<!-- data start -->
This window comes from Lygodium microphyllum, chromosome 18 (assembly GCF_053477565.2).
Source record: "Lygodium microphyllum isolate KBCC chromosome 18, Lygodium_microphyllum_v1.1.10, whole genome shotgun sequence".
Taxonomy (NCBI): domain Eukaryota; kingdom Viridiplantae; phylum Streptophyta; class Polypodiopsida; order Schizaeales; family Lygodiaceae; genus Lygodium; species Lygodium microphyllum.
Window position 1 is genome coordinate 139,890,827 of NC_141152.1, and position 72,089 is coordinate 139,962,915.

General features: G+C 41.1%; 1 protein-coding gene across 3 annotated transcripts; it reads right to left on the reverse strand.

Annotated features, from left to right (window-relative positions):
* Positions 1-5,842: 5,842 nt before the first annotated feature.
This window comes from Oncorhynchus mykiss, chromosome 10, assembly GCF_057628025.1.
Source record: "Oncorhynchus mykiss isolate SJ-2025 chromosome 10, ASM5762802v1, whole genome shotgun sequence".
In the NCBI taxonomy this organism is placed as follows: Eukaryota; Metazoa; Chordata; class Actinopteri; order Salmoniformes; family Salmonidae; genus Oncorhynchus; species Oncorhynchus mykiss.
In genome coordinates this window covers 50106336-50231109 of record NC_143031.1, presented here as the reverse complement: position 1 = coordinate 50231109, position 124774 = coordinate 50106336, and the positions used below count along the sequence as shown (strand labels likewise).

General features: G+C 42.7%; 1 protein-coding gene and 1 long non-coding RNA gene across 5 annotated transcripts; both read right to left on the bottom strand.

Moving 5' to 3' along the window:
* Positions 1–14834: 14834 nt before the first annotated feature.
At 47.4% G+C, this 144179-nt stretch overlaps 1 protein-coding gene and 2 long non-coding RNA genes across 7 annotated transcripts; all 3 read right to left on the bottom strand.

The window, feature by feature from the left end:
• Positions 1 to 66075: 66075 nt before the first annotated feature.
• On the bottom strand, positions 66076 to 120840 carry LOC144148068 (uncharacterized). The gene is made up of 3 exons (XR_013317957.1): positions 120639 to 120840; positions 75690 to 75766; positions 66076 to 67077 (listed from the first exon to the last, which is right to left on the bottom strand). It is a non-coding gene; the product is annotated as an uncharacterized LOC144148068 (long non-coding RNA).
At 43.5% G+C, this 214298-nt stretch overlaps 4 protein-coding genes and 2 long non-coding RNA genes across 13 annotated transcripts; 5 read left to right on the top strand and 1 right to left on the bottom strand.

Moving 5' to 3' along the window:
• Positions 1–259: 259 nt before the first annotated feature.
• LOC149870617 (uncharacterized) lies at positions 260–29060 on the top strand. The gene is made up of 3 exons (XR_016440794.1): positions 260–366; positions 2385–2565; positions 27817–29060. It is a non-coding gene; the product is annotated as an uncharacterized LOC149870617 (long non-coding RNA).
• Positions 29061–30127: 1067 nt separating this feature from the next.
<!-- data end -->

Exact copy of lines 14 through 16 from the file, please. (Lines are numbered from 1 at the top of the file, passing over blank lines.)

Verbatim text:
* Positions 1–14834: 14834 nt before the first annotated feature.
At 47.4% G+C, this 144179-nt stretch overlaps 1 protein-coding gene and 2 long non-coding RNA genes across 7 annotated transcripts; all 3 read right to left on the bottom strand.

The window, feature by feature from the left end: